Lewis also revealed that he will have some resting up to do before he even considers attempting another feat such as yesterday. Having completed his target, Lewis directed all focus on TT’s athletes, all of whom his actions were centred around during the long walk.

“It signals a new mindset, a new attitude and a new approach where we target a big goal and a big dream of ten Olympic gold medals by 2024. What is most important in this situation is putting the athletes first, second and third because it is all about the athletes,” he added.

Prior to the TTIM, Lewis projected a $500,000 target and will confirm the Fund’s earnings later this week, all of which will be injected into the Fund for national athletes.

“I think I need a long rest after this before I even consider taking on a marathon. But it was worth it because it was all for the athletes. We will see how much we raised going forward and the Trinidad and Tobago Olympic Committee is intent on putting the athletes and their welfare at the centre of our focus. I would expect that we would be doing a lot of things that would be beneficial to the athletes,” Lewis closed.


...Browne, Quan Chan return

T&T will be without the talented Darren Cowie and five other regulars for the FIH World Hockey League Round Two qualifiers set for Chula Vista, San Diego, California, USA, from February 28 to March 8.

This after Cowie, who led the team as captain to the Round One win in Jamaica last September and a silver medal at the Central American and Caribbean (CAC) Games in November, was forced to withdraw from the team due to work commitments.

In addition to Cowie, other members of the team who participated in the first-round series and the CAC Games in Mexico are also forced to pull out of the event. They include Aidan De Gannes, Christopher Scipio and Ishmael Campbell through work commitments, while Kiel Murray and Stefan Mouttet are injured.

However, making a return to the team are England-based Kwandwane Browne, Dillet Gilkes and Dwain Quan Chan, all of whom will be making their first tour together in over a year, while youngsters Joshua Olton, Kelon Skerritt and Teague Marcano have all been drafted into the training squad.

Francis also welcomed the introduction of the new faces in the training squad, saying, “The team is in transition at the moment as over the next couple of years, players like Browne and Gilkes and a few others will not be around, and it is hoped that these youngsters gain enough experience now to pick up where they leave.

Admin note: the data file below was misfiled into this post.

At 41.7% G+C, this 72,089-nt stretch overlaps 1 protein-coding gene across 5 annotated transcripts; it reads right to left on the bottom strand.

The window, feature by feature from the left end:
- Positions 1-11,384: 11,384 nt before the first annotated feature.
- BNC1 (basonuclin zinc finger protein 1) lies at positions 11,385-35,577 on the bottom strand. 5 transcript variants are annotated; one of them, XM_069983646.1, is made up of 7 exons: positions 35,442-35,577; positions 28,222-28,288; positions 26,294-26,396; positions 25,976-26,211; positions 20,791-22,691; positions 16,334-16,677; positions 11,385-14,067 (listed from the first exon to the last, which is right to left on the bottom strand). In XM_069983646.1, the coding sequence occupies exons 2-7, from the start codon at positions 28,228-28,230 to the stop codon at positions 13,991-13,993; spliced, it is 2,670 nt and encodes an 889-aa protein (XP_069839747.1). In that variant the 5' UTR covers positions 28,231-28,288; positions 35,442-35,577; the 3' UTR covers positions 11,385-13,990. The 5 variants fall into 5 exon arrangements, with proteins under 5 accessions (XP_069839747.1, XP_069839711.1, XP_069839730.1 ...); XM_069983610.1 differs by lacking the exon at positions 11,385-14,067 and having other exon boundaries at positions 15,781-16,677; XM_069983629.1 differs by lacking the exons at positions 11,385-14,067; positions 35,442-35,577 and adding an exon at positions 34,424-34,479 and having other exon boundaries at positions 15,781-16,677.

“We have a lot of youth in the set-up now with the Emmanuel brothers, Kristin and Kwasi, Marcano boys, Tariq and Teague as well as Lyndell Byer, Joshua Olton and Kelon Skerritt, and they are all the future of T&T hockey.

In California, T&T will compete in one group with USA, Russia and Canada while Austria, Chile, Ireland and Italy are in the other round-robin group at the end of which the team will meet in cross-over quarterfinal matches followed by semifinals, third placed and final matches.

And looking ahead to the tournament, coach Glen “Fido” Francis,” who returns to lead the team after interim coach Raphael Govia coached the team through the round one series in Jamaica last year, said the group draw for the local squad is a tough one, but also presents a good chance to prove itself worthy of being involve.

“We will be the lowest-ranked team in the tournament and based on the new format we are already assured of a quarterfinal spot as only eight teams are involved.

“However, we want to get past that hurdle and reach the semifinals for the least.

“The current crop of players are a very good mix of youth and experience, but we still have lots of work to do as a team and for that we will need to the support of the powers that be financially,” he said.

A former national goalkeeper Francis also welcomed the return of Browne, who he says will bring a lot to the team.

Following the World League round-two series, the national men’s team is carded to head to the Pan Am Games in Toronto, Canada, from July 10-26.

Men’s training squad


Ron Alexander, Kwandwane Browne, Cogie Butler, Lyndell Byer, Shaquille Daniel, Solomon Eccles, Kwasi Emmanuel, Kristen Emmanuel, Dillet Gilkes, Nicholas Grant, Dominic Jaikaransingh, Marcus James, Shane Legerton, Terrence Baptiste, Justin Pascal, Tariq Marcano, Che Modeste, Michael O’Connor, Allan Henderson, Mickell Pierre, Dwain Quan Chan, Jordan Reynos, Andrey Rocke, Karlos Stephen, Akim Toussaint, Jordan Vieira, Danil Trancoso, Dominic Young, Teague Marcano, Kelon Skerritt, Joshua Olton.​


When the gun goes off at 5.00 a.m. tomorrow at St Mary’s Junction, in Freeport, to signal the start of the 33rd Trinidad and Tobago International Marathon (TTIM) one can expect to see the charge being led by runners from the African continent.

Last year’s male and female winners, Hilary Kipchirchir Kimaiyo and Leah Kigen, both of Kenya, will be at the forefront of a another strong Kenyan entry, which will also include Mark Chepses, last year’s runner up.

While Kimaiyo, who came home half-a-minute ahead of Chepses in two hours, 23:39 seconds, will be looking for a repeat, all eyes will have to be on his fellow Kenyan who will be seeking to end his string of runner-up placing, three on the trot, and clinch his first crown.

Another returnee facing the starter will be Colombia’s Juan Carlos Cardona Rios, winner in 2013 but who had to settle for third place last year. Despite being a full three minutes behind Kimaiyo the Colombian will be determined to regain the crown he captured two year ago.

Among the regional runners are Jamaican Marathon winner Rupert Green and veteran Andrew Gutzmore, also of Jamaica. T&T’s flag will be flown by Curtis Cox, a former winner and a consistent top ten performer, and Cantius Thomas, who was sixth last year.